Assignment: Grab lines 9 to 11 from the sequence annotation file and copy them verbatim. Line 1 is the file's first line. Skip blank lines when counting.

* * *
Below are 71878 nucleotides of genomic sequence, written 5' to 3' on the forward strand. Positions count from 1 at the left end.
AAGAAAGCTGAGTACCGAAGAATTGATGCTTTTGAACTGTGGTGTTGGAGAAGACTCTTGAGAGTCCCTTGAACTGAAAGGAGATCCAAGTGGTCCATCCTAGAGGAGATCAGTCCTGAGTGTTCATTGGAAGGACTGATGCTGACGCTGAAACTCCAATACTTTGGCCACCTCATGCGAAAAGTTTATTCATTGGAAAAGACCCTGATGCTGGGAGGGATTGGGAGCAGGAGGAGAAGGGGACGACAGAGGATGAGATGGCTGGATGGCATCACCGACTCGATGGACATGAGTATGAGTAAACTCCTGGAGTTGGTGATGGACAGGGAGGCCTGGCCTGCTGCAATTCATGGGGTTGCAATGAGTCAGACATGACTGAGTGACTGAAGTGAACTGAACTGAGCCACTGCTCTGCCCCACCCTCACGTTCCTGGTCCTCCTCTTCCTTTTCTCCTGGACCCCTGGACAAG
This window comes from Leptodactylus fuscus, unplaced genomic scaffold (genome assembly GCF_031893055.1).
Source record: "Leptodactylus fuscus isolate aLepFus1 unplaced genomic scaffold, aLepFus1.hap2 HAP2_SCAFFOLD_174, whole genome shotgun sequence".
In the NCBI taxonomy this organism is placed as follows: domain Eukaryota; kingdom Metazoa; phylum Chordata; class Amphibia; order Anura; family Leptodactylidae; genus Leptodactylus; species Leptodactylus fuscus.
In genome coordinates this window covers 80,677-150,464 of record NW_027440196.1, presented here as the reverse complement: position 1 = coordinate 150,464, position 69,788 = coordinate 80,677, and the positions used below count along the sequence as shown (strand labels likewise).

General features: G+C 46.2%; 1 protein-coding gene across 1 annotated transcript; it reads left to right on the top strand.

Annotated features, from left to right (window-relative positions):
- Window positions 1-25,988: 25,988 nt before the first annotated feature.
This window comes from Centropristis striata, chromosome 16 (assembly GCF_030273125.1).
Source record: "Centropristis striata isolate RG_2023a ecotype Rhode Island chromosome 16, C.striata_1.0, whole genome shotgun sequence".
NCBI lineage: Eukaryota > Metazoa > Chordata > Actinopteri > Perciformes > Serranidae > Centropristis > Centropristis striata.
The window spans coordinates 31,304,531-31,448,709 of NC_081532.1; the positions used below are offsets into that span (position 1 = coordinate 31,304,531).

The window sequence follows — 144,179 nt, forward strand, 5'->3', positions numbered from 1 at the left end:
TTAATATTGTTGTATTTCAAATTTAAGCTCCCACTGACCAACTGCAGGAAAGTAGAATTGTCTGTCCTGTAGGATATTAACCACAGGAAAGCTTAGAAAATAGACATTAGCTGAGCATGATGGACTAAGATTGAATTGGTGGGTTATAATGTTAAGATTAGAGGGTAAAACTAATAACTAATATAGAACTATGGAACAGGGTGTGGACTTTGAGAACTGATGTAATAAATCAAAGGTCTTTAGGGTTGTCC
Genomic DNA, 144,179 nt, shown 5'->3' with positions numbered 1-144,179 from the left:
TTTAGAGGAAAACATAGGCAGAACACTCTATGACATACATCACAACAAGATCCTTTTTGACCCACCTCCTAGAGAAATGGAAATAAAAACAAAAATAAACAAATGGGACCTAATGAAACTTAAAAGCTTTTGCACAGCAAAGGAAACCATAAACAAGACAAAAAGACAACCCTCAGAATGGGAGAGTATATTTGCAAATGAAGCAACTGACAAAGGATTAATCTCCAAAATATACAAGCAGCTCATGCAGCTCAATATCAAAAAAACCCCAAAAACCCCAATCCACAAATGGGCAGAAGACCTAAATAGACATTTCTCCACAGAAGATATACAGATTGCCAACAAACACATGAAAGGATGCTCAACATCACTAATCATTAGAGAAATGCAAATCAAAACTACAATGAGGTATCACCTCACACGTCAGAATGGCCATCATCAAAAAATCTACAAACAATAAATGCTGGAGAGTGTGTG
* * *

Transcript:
- Window positions 1-25,988: 25,988 nt before the first annotated feature.
This window comes from Centropristis striata, chromosome 16 (assembly GCF_030273125.1).
Source record: "Centropristis striata isolate RG_2023a ecotype Rhode Island chromosome 16, C.striata_1.0, whole genome shotgun sequence".